Types[edit]

References[edit]

  1. ^ a b Rivera-Núñez Z, Barrett ES, Szamreta EA, Shapses SA, Qin B, Lin Y, Zarbl H, Buckley B, Bandera EV (March 2019). "Urinary mycoestrogens and age and height at menarche in New Jersey girls". Environmental Health. 18 (1): 24. doi:10.1186/s12940-019-0464-8. PMC 6431018. PMID 30902092.
  2. ^ "Mycoestrogen - an overview | ScienceDirect Topics". www.sciencedirect.com. Retrieved 2019-05-30.
  3. ^ Fink-Gremmels, J.; Malekinejad, H. (October 2007). "Clinical effects and biochemical mechanisms associated with exposure to the mycoestrogen zearalenone". Animal Feed Science and Technology. 137 (3–4): 326–341. doi:10.1016/j.anifeedsci.2007.06.008.
  4. ^ Richardson, Kurt E.; Hagler, Winston M.; Mirocha, Chester J. (September 1985). "Production of zearalenone, .alpha.- and .beta.-zearalenol, and .alpha.- and .beta.-zearalanol by Fusarium spp. in rice culture". Journal of Agricultural and Food Chemistry. 33 (5): 862–866. doi:10.1021/jf00065a024.
  5. ^ Hsieh HY, Shyu CL, Liao CW, Lee RJ, Lee MR, Vickroy TW, Chou CC (April 2012). "Liquid chromatography incorporating ultraviolet and electrochemical analyses for dual detection of zeranol and zearalenone metabolites in mouldy grains". Journal of the Science of Food and Agriculture. 92 (6): 1230–7. doi:10.1002/jsfa.4687. PMID 22012692.
  6. ^ Miles CO, Erasmuson AF, Wilkins AL, Towers NR, Smith BL, Garthwaite I, Scahill BG, Hansen RP (October 1996). "Ovine metabolism of zearalenone to α-zearalanol (zeranol)". Journal of Agricultural and Food Chemistry. 44 (10): 3244–50. doi:10.1021/jf9601325.
  7. ^ Kennedy DG, Hewitt SA, McEvoy JD, Currie JW, Cannavan A, Blanchflower WJ, Elliot CT (1998). "Zeranol is formed from Fusarium spp. toxins in cattle in vivo". Food Additives and Contaminants. 15 (4): 393–400. doi:10.1080/02652039809374658. PMID 9764208.
  8. ^ Thevis M, Fusshöller G, Schänzer W (2011). "Zeranol: doping offence or mycotoxin? A case-related study". Drug Testing and Analysis. 3 (11–12): 777–83. doi:10.1002/dta.352. PMID 22095651.
  9. ^ a b Ding X, Lichti K, Staudinger JL (June 2006). "The mycoestrogen zearalenone induces CYP3A through activation of the pregnane X receptor". Toxicological Sciences. 91 (2): 448–55. doi:10.1093/toxsci/kfj163. PMC 2981864. PMID 16547076.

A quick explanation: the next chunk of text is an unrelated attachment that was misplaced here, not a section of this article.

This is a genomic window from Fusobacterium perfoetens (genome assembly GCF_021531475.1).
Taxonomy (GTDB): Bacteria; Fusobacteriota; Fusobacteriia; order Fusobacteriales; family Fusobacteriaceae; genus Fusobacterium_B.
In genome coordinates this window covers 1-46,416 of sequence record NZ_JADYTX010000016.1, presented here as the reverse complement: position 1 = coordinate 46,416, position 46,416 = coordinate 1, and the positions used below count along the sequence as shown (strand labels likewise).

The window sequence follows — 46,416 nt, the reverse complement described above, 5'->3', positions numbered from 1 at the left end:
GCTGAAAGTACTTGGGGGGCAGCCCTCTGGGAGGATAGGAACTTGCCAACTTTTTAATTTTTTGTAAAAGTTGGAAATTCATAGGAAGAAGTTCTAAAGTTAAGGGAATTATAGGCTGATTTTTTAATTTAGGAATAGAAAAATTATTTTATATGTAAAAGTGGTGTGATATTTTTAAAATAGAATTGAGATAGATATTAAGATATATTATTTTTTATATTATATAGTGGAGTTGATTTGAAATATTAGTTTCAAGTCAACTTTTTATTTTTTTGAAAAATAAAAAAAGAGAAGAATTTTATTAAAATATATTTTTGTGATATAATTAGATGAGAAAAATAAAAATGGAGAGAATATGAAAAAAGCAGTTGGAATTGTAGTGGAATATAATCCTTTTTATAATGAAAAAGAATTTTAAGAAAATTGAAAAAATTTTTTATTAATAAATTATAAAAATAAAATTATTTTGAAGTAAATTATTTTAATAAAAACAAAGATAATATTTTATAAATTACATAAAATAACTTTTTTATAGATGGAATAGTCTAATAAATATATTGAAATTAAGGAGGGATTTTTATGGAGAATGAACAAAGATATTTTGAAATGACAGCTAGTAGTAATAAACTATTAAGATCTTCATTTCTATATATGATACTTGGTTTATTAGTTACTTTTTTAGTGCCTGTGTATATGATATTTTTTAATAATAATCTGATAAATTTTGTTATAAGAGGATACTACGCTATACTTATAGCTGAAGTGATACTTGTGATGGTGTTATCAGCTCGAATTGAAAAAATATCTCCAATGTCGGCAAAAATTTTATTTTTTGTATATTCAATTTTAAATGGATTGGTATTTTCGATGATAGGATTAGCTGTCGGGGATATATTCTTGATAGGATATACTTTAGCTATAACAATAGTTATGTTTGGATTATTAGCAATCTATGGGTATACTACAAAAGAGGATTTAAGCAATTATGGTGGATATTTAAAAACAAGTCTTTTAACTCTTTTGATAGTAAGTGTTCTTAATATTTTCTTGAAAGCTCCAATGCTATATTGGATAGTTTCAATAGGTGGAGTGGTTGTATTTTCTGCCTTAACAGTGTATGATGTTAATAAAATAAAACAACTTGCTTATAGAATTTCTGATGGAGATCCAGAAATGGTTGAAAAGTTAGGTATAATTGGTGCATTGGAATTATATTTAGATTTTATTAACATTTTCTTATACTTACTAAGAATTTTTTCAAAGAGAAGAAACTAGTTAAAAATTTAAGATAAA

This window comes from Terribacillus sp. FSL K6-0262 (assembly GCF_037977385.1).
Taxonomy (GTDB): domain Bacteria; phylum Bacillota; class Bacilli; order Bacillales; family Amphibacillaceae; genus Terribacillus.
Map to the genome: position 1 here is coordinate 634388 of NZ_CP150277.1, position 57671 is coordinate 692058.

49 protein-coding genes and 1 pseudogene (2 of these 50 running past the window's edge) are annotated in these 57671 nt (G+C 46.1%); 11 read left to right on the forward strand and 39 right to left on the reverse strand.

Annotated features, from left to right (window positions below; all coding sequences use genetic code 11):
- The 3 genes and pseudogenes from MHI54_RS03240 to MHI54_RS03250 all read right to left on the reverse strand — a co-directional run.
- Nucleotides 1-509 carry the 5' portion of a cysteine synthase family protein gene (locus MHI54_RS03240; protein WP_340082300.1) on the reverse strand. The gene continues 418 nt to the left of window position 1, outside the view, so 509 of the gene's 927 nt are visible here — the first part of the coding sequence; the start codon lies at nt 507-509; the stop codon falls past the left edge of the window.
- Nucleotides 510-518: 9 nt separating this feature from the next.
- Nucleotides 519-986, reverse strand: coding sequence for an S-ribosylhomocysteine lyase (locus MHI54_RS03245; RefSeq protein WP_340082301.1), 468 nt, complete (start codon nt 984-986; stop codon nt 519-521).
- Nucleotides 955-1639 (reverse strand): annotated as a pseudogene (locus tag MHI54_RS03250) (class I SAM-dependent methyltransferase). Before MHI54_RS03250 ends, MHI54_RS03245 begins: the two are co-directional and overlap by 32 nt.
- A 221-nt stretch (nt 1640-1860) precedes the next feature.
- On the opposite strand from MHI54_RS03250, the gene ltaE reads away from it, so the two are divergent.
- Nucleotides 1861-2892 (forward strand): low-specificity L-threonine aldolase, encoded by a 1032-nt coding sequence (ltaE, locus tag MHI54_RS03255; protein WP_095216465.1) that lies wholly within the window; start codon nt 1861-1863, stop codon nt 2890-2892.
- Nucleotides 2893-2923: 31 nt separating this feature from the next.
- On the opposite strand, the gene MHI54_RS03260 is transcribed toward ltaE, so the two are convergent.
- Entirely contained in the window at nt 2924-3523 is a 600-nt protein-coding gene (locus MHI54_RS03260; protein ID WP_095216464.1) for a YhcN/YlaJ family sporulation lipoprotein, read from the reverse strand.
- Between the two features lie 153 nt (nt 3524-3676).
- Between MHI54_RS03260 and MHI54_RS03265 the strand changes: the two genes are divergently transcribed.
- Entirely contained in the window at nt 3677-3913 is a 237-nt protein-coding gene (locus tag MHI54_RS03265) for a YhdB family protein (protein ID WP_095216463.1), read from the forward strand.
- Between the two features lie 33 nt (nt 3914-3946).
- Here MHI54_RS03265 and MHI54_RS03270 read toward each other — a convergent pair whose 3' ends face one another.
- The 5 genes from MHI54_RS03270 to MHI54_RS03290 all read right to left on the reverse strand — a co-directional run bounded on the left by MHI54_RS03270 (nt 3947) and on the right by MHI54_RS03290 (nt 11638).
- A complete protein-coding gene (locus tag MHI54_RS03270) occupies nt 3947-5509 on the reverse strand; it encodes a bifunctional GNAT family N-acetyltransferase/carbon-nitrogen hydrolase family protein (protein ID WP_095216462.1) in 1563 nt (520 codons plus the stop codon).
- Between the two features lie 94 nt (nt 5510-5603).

10. ^ a b c d e Bryła M, Waśkiewicz A, Ksieniewicz-Woźniak E, Szymczyk K, Jędrzejczak R (April 2018). "Fusarium Mycotoxins in Cereals and Their Products-Metabolism, Occurrence, and Toxicity: An Updated Review". Molecules. 23 (4). doi:10.3390/molecules23040963. PMC 6017960. PMID 29677133.
  11. ^ a b Bandera EV, Chandran U, Buckley B, Lin Y, Isukapalli S, Marshall I, King M, Zarbl H (November 2011). "Urinary mycoestrogens, body size and breast development in New Jersey girls". The Science of the Total Environment. 409 (24): 5221–7. Bibcode:2011ScTEn.409.5221B. doi:10.1016/j.scitotenv.2011.09.029. PMC 3312601. PMID 21975003.
  12. ^ a b c Hueza IM, Raspantini PC, Raspantini LE, Latorre AO, Górniak SL (March 2014). "Zearalenone, an estrogenic mycotoxin, is an immunotoxic compound". Toxins. 6 (3): 1080–95. doi:10.3390/toxins6031080. PMC 3968378. PMID 24632555.
  13. ^ a b c Mukherjee D, Royce SG, Alexander JA, Buckley B, Isukapalli SS, Bandera EV, Zarbl H, Georgopoulos PG (2014-12-04). "Physiologically-based toxicokinetic modeling of zearalenone and its metabolites: application to the Jersey girl study". PLOS ONE. 9 (12): e113632. Bibcode:2014PLoSO...9k3632M. doi:10.1371/journal.pone.0113632. PMC 4256163. PMID 25474635.
  14. ^ González Pereyra ML, Alonso VA, Sager R, Morlaco MB, Magnoli CE, Astoreca AL, Rosa CA, Chiacchiera SM, Dalcero AM, Cavaglieri LR (April 2008). "Fungi and selected mycotoxins from pre- and postfermented corn silage". Journal of Applied Microbiology. 104 (4): 1034–41. doi:10.1111/j.1365-2672.2007.03634.x. PMID 18005347.
  15. ^ Marin S, Ramos AJ, Cano-Sancho G, Sanchis V (October 2013). "Mycotoxins: occurrence, toxicology, and exposure assessment". Food and Chemical Toxicology. 60: 218–37. doi:10.1016/j.fct.2013.07.047. PMID 23907020.